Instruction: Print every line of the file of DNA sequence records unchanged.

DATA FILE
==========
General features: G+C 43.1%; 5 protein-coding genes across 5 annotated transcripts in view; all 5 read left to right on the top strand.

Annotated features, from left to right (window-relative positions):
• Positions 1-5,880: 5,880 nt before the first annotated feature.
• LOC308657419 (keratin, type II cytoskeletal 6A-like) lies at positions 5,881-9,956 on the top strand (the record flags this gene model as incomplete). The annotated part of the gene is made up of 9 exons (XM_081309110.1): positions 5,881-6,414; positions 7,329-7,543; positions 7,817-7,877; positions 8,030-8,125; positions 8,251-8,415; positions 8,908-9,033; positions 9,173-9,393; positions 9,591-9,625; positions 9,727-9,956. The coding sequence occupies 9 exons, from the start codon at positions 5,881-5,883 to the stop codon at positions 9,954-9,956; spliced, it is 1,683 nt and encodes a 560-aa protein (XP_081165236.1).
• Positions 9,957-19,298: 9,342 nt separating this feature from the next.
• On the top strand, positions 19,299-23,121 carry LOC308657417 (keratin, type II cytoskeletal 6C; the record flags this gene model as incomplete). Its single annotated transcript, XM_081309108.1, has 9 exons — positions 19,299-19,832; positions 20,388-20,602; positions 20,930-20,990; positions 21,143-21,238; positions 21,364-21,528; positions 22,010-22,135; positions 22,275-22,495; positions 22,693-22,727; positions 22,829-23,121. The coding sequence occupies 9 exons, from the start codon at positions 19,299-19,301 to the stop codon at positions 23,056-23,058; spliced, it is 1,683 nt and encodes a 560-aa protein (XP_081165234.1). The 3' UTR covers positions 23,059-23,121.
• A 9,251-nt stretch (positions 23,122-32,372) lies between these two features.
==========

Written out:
General features: G+C 43.1%; 5 protein-coding genes across 5 annotated transcripts in view; all 5 read left to right on the top strand.

Annotated features, from left to right (window-relative positions):
• Positions 1-5,880: 5,880 nt before the first annotated feature.
• LOC308657419 (keratin, type II cytoskeletal 6A-like) lies at positions 5,881-9,956 on the top strand (the record flags this gene model as incomplete). The annotated part of the gene is made up of 9 exons (XM_081309110.1): positions 5,881-6,414; positions 7,329-7,543; positions 7,817-7,877; positions 8,030-8,125; positions 8,251-8,415; positions 8,908-9,033; positions 9,173-9,393; positions 9,591-9,625; positions 9,727-9,956. The coding sequence occupies 9 exons, from the start codon at positions 5,881-5,883 to the stop codon at positions 9,954-9,956; spliced, it is 1,683 nt and encodes a 560-aa protein (XP_081165236.1).
• Positions 9,957-19,298: 9,342 nt separating this feature from the next.
• On the top strand, positions 19,299-23,121 carry LOC308657417 (keratin, type II cytoskeletal 6C; the record flags this gene model as incomplete). Its single annotated transcript, XM_081309108.1, has 9 exons — positions 19,299-19,832; positions 20,388-20,602; positions 20,930-20,990; positions 21,143-21,238; positions 21,364-21,528; positions 22,010-22,135; positions 22,275-22,495; positions 22,693-22,727; positions 22,829-23,121. The coding sequence occupies 9 exons, from the start codon at positions 19,299-19,301 to the stop codon at positions 23,056-23,058; spliced, it is 1,683 nt and encodes a 560-aa protein (XP_081165234.1). The 3' UTR covers positions 23,059-23,121.
• A 9,251-nt stretch (positions 23,122-32,372) lies between these two features.